Lipoma of the Palate: An Uncommon Finding
Luiz Evaristo Ricci Volpato1, 2, *, Artur Cunha Vasconcelos2, Nayane Assis Lambert2, Paulo Henrique de Souza Castro2, Arlindo Aburad2, Alvaro Henrique Borges1
Identifiers and Pagination:Year: 2016
First Page: 643
Last Page: 646
Publisher ID: TODENTJ-10-643
Article History:Received Date: 30/05/2016
Revision Received Date: 21/09/2016
Acceptance Date: 27/10/2016
Electronic publication date: 29/11/2016
Collection year: 2016
open-access license: This is an open access article licensed under the terms of the Creative Commons Attribution-Non-Commercial 4.0 International Public License (CC BY-NC 4.0) (https://creativecommons.org/licenses/by-nc/4.0/legalcode), which permits unrestricted, non-commercial use, distribution and reproduction in any medium, provided the work is properly cited.
Lipoma is a benign neoplasm originated from adipose cells circumscribed by connective tissue. This neoplasm represents about 1% to 4.4% of all oral benign tumors and it is rarely located in the palate area.
This case reports the occurrence of an oral lipoma in the hard palate of a 57-year-old woman and discusses its etiology and treatment.
The treatment consisted in the total resection of the lesion and laser therapy. The patient is being followed up for forty three months with no signs of recurrence.
Lipoma in hard palate is a rare entity that may be associated with endocrine factors and local inflammation.
Lipoma is a benign mesenchymal tumor constituted by encapsulated mature adipose tissue with variably sized adipocytes . Clinically, it is characterized as a painless well delimited nodular mass with yellow surfaces located mainly in the back, neck, chest wall, face, and femur .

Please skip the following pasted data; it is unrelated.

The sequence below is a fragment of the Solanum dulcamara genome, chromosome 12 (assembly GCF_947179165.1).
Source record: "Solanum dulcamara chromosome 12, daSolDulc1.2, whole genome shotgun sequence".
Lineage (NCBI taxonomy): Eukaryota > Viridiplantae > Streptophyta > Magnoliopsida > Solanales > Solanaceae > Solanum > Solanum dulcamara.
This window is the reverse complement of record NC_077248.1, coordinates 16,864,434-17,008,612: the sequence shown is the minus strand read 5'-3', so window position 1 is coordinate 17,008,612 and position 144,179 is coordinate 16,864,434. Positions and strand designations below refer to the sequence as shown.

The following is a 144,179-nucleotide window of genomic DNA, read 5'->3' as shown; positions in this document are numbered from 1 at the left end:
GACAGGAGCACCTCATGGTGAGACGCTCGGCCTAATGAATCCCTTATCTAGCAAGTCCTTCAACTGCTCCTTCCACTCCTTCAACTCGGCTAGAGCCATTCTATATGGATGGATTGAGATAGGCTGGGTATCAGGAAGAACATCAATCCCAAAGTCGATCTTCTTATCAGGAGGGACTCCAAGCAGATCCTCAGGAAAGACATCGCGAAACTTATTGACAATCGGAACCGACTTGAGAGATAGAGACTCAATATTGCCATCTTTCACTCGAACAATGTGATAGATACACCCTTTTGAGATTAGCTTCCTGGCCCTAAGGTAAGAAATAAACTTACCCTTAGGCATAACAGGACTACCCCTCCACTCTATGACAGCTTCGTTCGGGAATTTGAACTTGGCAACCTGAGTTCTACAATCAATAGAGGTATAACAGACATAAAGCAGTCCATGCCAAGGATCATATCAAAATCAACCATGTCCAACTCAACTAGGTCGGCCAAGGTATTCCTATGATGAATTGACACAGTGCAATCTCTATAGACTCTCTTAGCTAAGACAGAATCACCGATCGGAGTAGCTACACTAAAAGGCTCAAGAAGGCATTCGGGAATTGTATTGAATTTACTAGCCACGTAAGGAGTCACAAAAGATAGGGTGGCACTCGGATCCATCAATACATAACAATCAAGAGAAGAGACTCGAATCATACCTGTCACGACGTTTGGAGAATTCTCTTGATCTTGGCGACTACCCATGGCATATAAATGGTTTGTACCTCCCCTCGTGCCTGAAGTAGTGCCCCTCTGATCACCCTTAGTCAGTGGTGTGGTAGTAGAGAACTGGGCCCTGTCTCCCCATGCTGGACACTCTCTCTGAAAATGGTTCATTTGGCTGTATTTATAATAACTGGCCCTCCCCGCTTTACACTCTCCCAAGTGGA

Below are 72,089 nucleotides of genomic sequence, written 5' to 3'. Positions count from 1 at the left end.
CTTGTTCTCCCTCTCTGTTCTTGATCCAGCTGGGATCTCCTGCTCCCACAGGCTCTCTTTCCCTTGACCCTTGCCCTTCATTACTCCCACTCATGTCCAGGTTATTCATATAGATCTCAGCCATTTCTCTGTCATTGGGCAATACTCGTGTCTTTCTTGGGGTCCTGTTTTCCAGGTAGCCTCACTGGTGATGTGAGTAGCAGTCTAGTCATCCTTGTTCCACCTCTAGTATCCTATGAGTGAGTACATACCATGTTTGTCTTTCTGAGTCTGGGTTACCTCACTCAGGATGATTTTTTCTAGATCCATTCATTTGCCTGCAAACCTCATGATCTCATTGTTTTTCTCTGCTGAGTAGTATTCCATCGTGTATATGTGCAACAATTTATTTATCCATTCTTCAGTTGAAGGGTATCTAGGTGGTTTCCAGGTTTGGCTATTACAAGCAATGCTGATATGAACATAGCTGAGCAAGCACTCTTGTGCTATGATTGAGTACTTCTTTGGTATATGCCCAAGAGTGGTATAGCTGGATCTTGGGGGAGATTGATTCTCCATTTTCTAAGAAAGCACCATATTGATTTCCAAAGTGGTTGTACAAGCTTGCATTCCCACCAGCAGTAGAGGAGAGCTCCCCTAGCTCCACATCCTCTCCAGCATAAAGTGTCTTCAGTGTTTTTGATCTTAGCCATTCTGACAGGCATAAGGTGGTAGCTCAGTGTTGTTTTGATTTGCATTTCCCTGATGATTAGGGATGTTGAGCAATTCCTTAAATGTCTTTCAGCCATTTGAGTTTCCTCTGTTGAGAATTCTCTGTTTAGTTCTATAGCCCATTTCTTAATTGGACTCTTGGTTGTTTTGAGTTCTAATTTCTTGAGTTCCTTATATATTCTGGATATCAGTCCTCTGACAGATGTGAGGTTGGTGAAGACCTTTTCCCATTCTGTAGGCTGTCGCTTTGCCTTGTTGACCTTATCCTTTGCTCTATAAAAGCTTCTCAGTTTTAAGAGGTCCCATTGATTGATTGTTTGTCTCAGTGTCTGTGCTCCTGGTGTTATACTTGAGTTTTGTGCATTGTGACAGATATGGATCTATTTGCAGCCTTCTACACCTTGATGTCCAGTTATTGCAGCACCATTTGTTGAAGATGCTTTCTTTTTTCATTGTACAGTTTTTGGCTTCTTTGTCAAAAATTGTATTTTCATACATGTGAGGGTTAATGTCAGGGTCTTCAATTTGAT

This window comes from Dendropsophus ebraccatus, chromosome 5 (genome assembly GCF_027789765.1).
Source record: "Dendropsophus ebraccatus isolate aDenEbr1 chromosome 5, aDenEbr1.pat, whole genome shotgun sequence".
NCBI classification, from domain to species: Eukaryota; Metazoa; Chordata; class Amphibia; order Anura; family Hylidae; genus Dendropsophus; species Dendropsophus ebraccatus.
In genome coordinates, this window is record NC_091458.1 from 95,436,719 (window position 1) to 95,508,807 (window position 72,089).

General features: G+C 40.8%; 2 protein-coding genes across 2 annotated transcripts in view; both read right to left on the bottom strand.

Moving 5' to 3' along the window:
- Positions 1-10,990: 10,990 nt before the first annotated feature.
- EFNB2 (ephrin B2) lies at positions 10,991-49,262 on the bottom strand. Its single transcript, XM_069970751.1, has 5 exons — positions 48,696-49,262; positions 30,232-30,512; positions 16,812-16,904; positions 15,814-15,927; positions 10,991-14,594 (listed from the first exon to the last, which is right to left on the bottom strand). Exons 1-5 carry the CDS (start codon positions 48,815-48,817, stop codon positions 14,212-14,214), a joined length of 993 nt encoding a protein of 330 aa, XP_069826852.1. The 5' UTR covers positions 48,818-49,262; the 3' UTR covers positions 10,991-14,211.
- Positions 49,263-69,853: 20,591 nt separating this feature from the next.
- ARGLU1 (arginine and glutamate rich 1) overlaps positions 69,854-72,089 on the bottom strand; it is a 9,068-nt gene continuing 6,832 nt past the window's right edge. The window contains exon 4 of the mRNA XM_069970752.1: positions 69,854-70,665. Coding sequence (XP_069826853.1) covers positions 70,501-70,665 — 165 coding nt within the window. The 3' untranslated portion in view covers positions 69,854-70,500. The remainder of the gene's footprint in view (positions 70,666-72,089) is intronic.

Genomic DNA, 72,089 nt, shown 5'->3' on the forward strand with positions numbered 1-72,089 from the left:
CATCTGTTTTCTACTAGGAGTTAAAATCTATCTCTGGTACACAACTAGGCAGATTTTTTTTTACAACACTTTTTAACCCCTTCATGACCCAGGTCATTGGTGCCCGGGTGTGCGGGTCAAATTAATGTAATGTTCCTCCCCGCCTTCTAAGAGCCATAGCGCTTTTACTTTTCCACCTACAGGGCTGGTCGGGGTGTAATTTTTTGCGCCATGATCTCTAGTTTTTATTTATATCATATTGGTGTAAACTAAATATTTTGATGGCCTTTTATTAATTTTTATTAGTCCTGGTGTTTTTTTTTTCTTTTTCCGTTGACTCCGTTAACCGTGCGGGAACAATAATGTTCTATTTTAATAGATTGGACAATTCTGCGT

When at the oral cavity, lipomas are majorly located in this order: tongue; floor of mouth; buccal vestibule; lip; palate; gingiva and retromolar region .
The case of a lipoma located in the hard palate is presented, highlighting its clinical and imaginological aspects, therapeutics and follow up.
A 57-year-old woman attended the Mato Grosso Cancer Hospital referred by a general dentist to evaluate and treat a lesion on hard palate impeding her to use the upper denture. She reported having Diabetes Mellitus type 2, in use of metformin hydrochloride 850 mg and denied any drug allergy.
The clinical assessment revealed a normal colored volumetric tissue increase with fibrous consistence and smooth surface of approximately 30 mm of diameter located on the right side of the hard palate with one year of evolution (Fig. 1).
|Fig. (1). Clinical aspect showing a normal colored volumetric tissue increase with fibrous consistence and smooth surface of approximately 30 mm of diameter located on the right side of the hard palate.|
The computed tomography, in axial cut, showed a hypodense area in the right side of the hard palate, corroborating to the diagnostic hypothesis (Fig. 2).
|Fig. (2). Computed tomography, in different cuts, showing a hypodense area in the right side of the hard palate (arrows). Pneumatization of the maxillary bone can be seen as a large radiolucency on the left side of the maxilla.|